Following up on yesterday’s news that San Diego Comic-Con and Salt Lake Comic Con plan to renew their legal battle over the comic con name this year, Bleeding Cool has learned that Phoenix Comic Fest (formerly Phoenix Comicon) has filed a motion in Arizona’s Ninth District federal court asking the court to recognize Phoenix Comic Fest’s right to use the Comicon name, to strike down San Diego’s trademark on “comic-con,” and to award Phoenix Comic Fest legal costs from their battle with SDCC.
The motion was filed on December 29th, prior to the announcement earlier this month that the convention would rebrand itself as Phoenix Comic Fest, citing the fact that the term “comic-con” had become litigious due to San Diego’s battle with Salt Lake Comic Con.
In the motion filed in December, Square Egg, the company behind Phoenix Comicon/Fest and other events in Arizona, requests that the following be decided by the court:
A. Awarding Square Egg a judgment declaring that its use of its PHOENIX COMICON mark does not infringe SDCC’s U.S. Registration No.3,219,568.
B. Cancelling U.S. Registration No. 3,219,568 for genericness and for fraud on the USPTO.
C. Awarding Square Egg its costs and expenses.
D. Finding that this case is “exceptional” under 15 U.S.C. 1117, and awarding Square Egg its attorney fees, costs, and expenses as the prevailing party in this action.
E. Awarding Square Egg any and all such other relief as the Court determines to be just and proper.
Laying out their case, Square Egg asserts in the filing:
“The first known official comic convention occurred in 1964 in New York. It was known as New York Comicon. Since that time, comic conventions worldwide have used the term comicon, comic-con, or formatives thereof as equivalent generic term for comic convention and not as a source identifier.”
“As one of those comic convention promotors,” the motion continues, “SDCC or its predecessor began using the term comic-con in conjunction with the geographic descriptor ‘San Diego’ to market its convention. The term ‘comic-con’ is necessary to accurately describe the subject matter of comic convention events such as those put on by Square Egg and numerous others. Square Egg and other third parties have the right to use the term ‘comic-con,’ or formatives thereof, in connection with their comic convention events. Because the term ‘comic con’ is incapable of serving as an indicator of source, SDCC’s U.S. Registration No. 3,219,568 is invalid.”
The motion goes on to attack San Diego Comic-Con’s trademark registration, claiming, “Despite comic-con being a generic term for comic conventions, SDCC filed an application to register the mark COMIC-CON on September 15, 2005.” The application, according to the filing, was initially rejected, requiring San Diego to prove that the San Diego’s use of the word had “acquired distinctiveness.” To do that, the motion continues, San Diego Comic-Con representative Fae Desmond “represented to the USPTO that the COMIC-CON ‘[m]ark has been used continuously and exclusively in interstate commerce in connection with the services listed in the within application by the Applicant for over 36 years.'”, and that it “has become distinctive of the services through the Applicant’s substantially exclusive and continuous use of the Mark in commerce.”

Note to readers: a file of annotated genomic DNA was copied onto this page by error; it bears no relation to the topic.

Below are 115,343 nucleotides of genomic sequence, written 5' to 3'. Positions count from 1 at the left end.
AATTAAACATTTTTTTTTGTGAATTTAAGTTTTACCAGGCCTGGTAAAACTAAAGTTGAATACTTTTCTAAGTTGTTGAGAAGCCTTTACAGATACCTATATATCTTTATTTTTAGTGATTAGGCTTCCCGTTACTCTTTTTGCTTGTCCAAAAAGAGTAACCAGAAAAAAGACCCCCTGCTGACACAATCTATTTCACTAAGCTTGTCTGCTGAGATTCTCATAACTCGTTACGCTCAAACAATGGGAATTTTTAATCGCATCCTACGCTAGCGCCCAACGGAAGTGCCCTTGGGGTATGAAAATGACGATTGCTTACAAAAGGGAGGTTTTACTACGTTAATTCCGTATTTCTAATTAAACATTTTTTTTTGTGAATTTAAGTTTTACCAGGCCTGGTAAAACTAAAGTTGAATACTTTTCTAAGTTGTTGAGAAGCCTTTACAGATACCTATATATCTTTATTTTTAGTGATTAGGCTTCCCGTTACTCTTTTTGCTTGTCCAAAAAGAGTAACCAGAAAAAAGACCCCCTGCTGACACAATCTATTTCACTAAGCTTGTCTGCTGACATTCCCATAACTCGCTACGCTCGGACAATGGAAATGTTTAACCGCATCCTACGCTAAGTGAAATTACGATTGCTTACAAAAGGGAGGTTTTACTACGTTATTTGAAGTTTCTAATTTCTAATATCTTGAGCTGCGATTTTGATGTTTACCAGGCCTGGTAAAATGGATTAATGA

But Square Egg asserts, “On information and belief, the statements contained within the Declaration of Fae Desmond, declaring at least that the COMIC-CON mark had been used “continuously and exclusively” by SDCC and had ‘become distinctive of the services through the Applicant’s substantially exclusive and continuous use’ were false.” Additionally, it notes, “On information and belief, by the time the Response to Office Action and the Declaration of Fae Desmond were submitted by SDCC on October 4, 2006, SDCC had actual knowledge of various third parties using the term ‘COMIC-CON’ or similar variations thereof in connection with services identical to or at least highly similar to those claimed in the application to register COMIC-CON, such that the Declaration statements regarding ‘continuously and exclusively’ and ‘substantially exclusive and continuous’ were known to be false by SDCC.”
As a result, Square Egg contests that “But for these false statements, the COMIC-CON mark would not have achieved registration on the Principal Register,” and that “Ms. Desmond knew that the statements contained within the Declaration of Fae Desmond were false and submitted such false statements with the intent to deceive the USPTO in order to obtain registration of the COMIC-CON mark.” Consequently, they assert, “the mark COMIC-CON was fraudulently obtained and is invalid.”
In other words, Phoenix Comic Fest is claiming that San Diego Comic-Con intentionally lied about the distinctiveness of their use of the term comic-con, and that therefore their claim on the trademark is invalid and the term should be recognized as generic. Specifically, they want the court to issue a judgment declaring that they can use the name Phoenix Comicon, and they want it to be decided in a trial by jury.
Court records indicate that the case was assigned to a judge and San Diego Comic-Con notified on January 2nd, the same day that Phoenix Comicon announced the change to Phoenix Comic Fest on Twitter.
In recent months, the use of the word Comic-Con, and its many forms, has become litigious. We would prefer to focus on creating the best events and experiences for our attendees. Therefore, effective immediately, our event held annually in Phoenix in the spring will be rebranded
— Phoenix Fan Fusion (@PhxFanFusion) January 2, 2018
2018. In the coming weeks, look for announcements about our improved entry points and security, new partners, and more!
— Phoenix Fan Fusion (@PhxFanFusion) January 2, 2018
Square Egg declined to comment on this story. Bleeding Cool also reached out to San Diego Comic-Con and will update this story if we receive a reply.